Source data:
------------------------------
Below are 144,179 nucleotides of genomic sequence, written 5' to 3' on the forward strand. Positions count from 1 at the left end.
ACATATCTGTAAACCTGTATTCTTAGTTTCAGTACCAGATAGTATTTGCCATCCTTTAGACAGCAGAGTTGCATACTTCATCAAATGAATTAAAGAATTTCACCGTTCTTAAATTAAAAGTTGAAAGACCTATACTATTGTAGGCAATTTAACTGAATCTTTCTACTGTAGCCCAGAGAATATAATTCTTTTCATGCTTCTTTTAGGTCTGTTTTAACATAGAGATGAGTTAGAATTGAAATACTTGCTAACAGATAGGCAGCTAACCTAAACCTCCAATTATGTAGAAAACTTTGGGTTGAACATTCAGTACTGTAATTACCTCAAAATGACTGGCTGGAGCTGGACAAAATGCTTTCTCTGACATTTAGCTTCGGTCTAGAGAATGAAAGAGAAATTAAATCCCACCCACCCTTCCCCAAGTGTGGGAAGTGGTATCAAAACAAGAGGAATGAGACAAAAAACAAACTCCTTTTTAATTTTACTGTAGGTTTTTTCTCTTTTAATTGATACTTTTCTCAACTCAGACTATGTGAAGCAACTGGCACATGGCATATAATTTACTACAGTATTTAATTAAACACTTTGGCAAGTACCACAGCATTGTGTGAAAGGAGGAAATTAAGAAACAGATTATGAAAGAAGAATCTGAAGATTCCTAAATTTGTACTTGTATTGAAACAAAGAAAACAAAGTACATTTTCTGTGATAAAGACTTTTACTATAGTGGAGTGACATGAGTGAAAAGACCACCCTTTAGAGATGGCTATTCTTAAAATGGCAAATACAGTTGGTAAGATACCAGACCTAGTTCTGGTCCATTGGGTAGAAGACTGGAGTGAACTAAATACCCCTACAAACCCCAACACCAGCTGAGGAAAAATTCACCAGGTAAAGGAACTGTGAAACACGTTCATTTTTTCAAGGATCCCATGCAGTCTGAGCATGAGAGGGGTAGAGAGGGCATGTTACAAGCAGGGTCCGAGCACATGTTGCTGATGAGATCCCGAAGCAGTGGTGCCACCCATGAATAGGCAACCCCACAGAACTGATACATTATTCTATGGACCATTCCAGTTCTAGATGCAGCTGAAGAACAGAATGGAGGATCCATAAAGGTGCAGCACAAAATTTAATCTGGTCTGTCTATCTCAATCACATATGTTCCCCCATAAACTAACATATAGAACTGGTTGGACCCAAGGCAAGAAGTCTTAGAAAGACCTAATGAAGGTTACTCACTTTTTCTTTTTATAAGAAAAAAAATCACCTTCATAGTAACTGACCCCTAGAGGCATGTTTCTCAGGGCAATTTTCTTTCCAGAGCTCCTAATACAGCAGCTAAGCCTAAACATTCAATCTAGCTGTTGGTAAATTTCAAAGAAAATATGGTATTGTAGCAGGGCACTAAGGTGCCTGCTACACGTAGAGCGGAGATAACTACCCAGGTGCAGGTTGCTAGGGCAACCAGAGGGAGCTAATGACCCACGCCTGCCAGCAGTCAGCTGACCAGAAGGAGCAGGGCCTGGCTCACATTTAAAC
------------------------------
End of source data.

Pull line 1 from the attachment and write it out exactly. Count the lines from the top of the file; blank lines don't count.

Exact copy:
Below are 144,179 nucleotides of genomic sequence, written 5' to 3' on the forward strand. Positions count from 1 at the left end.